The novel coronavirus (2019-nCoV; official name: SARS-CoV-2), which belongs to the betacoronavirus genus, causes the virus infection known as COVID-19 (coronavirus disease 2019) [1-4]. The infection may manifest as a severe respiratory syndrome [2, 3], and is the cause of the global pandemic (WHO, 11 March 2020) with more than 250,000 fatalities worldwide (as of 12 May 2020).
SARS-CoV-2 is very easily transmitted by airborne droplet infection, mainly by the upper respiratory tract. The spike structure (S) on the surface of the virus shows a very high affinity to the human ACE2 (angiotensin-converting enzyme 2) receptor by which the virus can enter the cells. 
I) Early direct detection using PCR
For early diagnosis, even a short time after the infection, the polymerase chain reaction (PCR) method is used. The genetic material of the virus is directly detected from the obtained patient material (oral, nasal, throat swab) with this method. By detecting highly specific gene sequences of SARS-CoV-2, the PCR is very specific. False-positive results can thus be nearly excluded. However, in rare cases, depending on the type of sampling, storage and processing, false-negative results can occur.
II) Indirect detection of antibodies to obtain immune status
This test measures the immune reaction of infected persons. According to current knowledge, the antibodies that are formed against the N or S protein of SARS-CoV-2 can be detected already a few days after the first symptoms appear.
Significance of IgM detection
IgM antibodies can be detected in the blood approximately 3 to 5 days after the appearance of symptoms and therefore point towards an early stage of the infection. The probability that the infected person still carries the virus and is therefore contagious to other people is very high. This is especially significant as there are also courses of the infection free of the typical symptoms, and these carriers of the virus are currently not identified. In case of a positive IgM antibody test in particular, a PCR should be performed so that the carrier of the acute virus can be isolated if applicable.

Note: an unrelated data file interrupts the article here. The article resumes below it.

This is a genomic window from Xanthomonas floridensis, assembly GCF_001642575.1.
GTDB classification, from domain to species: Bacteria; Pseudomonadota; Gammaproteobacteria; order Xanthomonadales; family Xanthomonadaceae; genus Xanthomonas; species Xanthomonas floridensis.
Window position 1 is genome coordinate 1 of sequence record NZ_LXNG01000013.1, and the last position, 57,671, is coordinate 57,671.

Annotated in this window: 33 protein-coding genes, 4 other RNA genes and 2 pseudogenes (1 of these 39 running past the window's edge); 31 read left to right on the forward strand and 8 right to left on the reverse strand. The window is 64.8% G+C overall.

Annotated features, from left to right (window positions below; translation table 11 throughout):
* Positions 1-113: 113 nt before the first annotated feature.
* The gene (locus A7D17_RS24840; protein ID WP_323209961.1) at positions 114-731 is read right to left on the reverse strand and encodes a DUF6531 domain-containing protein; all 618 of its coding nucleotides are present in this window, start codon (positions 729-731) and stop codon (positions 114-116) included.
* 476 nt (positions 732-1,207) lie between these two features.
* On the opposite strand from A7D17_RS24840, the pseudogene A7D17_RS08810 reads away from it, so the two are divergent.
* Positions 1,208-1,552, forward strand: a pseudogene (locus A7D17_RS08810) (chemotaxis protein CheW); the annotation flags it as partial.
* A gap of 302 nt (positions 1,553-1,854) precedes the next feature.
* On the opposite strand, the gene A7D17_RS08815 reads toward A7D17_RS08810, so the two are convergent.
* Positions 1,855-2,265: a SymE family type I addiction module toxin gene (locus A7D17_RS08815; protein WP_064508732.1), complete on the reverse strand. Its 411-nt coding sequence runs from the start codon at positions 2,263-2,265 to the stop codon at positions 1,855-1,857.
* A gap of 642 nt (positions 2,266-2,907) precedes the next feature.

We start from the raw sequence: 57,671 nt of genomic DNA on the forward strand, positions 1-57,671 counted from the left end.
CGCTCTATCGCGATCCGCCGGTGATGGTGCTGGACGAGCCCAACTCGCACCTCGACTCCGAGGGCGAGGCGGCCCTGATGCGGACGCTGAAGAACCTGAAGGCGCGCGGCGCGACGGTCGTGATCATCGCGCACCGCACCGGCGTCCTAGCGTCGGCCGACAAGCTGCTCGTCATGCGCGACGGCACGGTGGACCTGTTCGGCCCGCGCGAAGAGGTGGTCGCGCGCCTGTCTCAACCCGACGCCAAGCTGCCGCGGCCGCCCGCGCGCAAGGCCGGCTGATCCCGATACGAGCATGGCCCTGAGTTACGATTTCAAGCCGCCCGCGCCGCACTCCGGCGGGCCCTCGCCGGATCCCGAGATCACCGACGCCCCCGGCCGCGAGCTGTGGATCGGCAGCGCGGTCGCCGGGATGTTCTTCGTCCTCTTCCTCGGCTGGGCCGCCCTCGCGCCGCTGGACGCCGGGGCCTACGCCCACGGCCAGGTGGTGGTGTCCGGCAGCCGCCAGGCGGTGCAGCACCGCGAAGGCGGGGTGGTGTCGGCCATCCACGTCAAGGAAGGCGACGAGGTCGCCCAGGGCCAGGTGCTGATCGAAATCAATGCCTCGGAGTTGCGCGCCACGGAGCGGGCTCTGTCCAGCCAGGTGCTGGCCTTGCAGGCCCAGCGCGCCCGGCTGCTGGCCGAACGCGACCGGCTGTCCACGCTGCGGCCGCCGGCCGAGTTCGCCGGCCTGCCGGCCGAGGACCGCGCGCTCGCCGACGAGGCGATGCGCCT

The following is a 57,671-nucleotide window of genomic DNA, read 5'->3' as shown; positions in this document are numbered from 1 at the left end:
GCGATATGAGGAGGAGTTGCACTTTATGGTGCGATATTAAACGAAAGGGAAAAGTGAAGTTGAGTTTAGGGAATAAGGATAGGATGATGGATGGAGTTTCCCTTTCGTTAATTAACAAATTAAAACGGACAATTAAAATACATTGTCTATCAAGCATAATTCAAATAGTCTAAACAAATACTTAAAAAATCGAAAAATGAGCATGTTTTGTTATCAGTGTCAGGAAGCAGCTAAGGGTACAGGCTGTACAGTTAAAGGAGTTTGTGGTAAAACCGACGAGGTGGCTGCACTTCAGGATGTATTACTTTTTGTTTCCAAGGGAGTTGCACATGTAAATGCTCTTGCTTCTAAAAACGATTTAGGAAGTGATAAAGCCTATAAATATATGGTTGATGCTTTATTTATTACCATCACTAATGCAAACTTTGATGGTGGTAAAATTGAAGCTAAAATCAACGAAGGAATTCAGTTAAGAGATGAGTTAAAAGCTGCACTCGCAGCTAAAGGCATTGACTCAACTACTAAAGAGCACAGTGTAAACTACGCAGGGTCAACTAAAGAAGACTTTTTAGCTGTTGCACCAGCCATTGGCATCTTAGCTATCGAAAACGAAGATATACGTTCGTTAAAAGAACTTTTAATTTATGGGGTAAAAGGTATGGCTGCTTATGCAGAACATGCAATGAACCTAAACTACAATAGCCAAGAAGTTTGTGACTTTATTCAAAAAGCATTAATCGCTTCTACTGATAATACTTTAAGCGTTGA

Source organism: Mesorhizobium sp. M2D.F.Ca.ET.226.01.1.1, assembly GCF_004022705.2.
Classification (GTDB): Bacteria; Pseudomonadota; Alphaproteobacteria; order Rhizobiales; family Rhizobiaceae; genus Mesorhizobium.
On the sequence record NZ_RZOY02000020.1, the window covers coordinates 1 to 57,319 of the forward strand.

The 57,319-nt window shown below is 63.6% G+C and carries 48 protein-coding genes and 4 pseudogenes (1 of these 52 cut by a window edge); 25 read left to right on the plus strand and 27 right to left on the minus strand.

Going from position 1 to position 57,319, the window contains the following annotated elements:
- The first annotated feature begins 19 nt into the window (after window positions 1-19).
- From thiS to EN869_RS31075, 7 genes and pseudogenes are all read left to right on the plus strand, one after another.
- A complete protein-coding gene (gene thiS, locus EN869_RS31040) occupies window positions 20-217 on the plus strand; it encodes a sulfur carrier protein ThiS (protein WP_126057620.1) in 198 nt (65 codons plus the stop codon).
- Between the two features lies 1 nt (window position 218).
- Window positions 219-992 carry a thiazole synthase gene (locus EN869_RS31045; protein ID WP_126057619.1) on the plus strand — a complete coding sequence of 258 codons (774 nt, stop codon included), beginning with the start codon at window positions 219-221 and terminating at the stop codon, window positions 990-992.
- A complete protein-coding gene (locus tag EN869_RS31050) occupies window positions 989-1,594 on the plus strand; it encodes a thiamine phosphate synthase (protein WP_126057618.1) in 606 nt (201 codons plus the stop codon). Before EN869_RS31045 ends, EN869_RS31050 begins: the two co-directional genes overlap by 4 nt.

Significance of IgG detection
IgG antibodies are formed with a slight delay and can be detected approx. 5 to 7 days after the symptoms first appeared . Even if they are measured relatively early in some patients, they increase only towards the end of the infection and are detectable in the blood for a longer period, despite the virus having been eliminated already.
IgG and IgA antibodies are formed at a similar point in time. However, IgG antibody concentrations are detectable for a longer period which is why IgG antibodies are preferred for serological monitoring studies. [8, 9]
It is assumed that there is at least a temporary immunity against SARS-CoV-2 following an infection, in line with what is known of similar viral infections. There is no scientific data on this as yet, however [10-14]. Immunity after past infection is thus the focus of currently running studies.